Realistically, there was only one story from today’s play. We’re talking of course of Jacques Kallis’s new ‘comfortable’ appearance.
Now we like a fat cricketer as much as the next man – maybe even more than the next man – but we don’t appreciate Jacques Kallis’s late-to-the-party attempts.
Our idea of a fat cricketer is someone who truly devotes himself to the role. Ian Austin: there was a fat cricketer with true natural ability. He didn’t faff around with a slight physique for years. He got straight in there. He was fat from the off.
Mark Cosgrove’s another cricketer with gluttony and sloth in his big, big bones. He’s the kind of man who won’t even pay lip service to a fitness regime, because his lips are permanently occupied with cream cakes. Mark Cosgrove is actively working on gaining more weight. This is our kind of hero: one you can believe in and also laugh at when they try to do up their shoelaces.
Jacques Kallis is just a wannabe. Mark Boucher too.
We’ve just realised we’ve already written about fat South Africans, but no matter – it’s not something anyone’s ever likely to get tired of.
We don’t know what’s going on here. There we were idly reading a short piece about New Zealand quick, Mark Gillespie, when suddenly the writer makes the most outrageous claim imaginable.
Will from The Corridor – who knows what he’s on about – describes Jacques Kallis as ‘dazzling’. ‘Dazzling’ is not a word readily associated with the thick-skulled automaton, but we don’t doubt Will’s word. Will writes for a proper, grown-up cricket website where lying’s frowned upon rather than celebrated.
This will be an unwelcome development for The Atheist from Are You A Left-Arm Chinaman who once said: “As a rule, I like the players that everyone else loathes. Jacques Kallis and Rahul Dravid: champions among younger and more exciting men. Show me a solid forward defence played to a harmless half-volley, and I will show you a happy Atheist. Everything is in its place, and the world is as it should be.”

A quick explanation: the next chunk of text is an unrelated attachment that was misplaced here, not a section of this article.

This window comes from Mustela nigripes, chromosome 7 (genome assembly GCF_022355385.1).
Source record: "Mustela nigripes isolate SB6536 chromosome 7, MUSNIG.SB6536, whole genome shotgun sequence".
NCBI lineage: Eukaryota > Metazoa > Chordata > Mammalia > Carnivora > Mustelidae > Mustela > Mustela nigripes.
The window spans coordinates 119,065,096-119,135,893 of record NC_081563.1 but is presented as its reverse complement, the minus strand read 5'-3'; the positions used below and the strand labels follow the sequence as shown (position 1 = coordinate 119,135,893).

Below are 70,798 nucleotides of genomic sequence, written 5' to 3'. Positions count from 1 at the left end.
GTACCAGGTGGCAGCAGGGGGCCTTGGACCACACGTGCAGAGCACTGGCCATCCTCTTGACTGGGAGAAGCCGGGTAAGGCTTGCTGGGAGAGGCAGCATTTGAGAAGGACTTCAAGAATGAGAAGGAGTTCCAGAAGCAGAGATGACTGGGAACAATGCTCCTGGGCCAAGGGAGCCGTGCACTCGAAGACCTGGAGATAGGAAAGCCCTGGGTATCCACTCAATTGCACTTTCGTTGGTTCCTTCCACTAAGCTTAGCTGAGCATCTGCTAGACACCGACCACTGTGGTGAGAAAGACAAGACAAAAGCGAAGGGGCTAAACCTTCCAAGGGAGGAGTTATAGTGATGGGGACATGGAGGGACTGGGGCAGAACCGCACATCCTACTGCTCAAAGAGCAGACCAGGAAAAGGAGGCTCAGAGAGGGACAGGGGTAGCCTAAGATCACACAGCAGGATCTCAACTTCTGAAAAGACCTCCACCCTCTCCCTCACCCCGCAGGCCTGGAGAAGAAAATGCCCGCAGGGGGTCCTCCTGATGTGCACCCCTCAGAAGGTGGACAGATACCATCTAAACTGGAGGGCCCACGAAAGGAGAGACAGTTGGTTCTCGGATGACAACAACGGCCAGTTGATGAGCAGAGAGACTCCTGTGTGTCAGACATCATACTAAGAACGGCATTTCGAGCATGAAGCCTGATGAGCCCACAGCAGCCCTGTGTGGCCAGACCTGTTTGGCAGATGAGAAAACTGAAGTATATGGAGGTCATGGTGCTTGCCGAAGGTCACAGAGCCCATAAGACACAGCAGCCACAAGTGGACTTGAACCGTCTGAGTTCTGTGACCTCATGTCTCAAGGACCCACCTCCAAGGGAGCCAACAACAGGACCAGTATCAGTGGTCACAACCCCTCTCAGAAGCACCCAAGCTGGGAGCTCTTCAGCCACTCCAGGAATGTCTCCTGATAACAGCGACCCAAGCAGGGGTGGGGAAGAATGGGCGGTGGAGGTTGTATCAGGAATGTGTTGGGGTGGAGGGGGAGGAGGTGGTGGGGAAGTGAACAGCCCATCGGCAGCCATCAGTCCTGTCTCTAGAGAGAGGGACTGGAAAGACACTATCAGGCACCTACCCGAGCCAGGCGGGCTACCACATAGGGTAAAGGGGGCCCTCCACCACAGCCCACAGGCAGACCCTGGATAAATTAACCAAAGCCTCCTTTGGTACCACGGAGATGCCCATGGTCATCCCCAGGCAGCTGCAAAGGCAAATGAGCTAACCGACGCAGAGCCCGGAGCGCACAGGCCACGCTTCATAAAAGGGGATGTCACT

Because paradoxically we end up having to watch even more of him.
The South African selectors felt they could do without the world’s most willing batsman and least willing bowler for the Twenty20 World Cup. Jacques Kallis was a little irritated by this and resigned the vice-captaincy. He also claimed to be ‘thinking over his international future’ which is a way of threatening the selectors when you’ve clearly no intention of going.
Anyway, returning to the side for this Test series against Pakistan, Kallis has been showing the selectors his worth in no uncertain terms. Innings of 155 and 100 not out in the first Test have been followed by 59 and 107 not out in the second Test.
So South Africa’s selectors have been proven wrong then? Well, no. They dropped him because of a ‘nightmare’ schedule in the next 18 months, saying they wanted to keep one of their most important players fresh. That decision seems to have been vindicated.
Resting players from full-blown international events so that they’ll be fresh for other ones is crap. The match where the player’s rested isn’t as competitive as it should be and assuming the other players need resting as well, the next match is effectively weakened also.
THAT, friends, is international cricket as it stands today.
Shaun Pollock may have been dropped, but South Africa have got more than one crushingly dispiriting all-rounder at their disposal. In fact, South African cricket can boast a whole battalion of line-and-length-bowling competent-batting dullards.
Jacques Kallis is a little better than competent, of course, although he’s a dullard in more than one sense. Pakistan kindly supplied an ironed pancake pitch for the first Test and Kallis tucked in with gusto.
Kallis is currently 118 not out. It’s his 25th Test century. The man deserves our respect, if not our appreciation.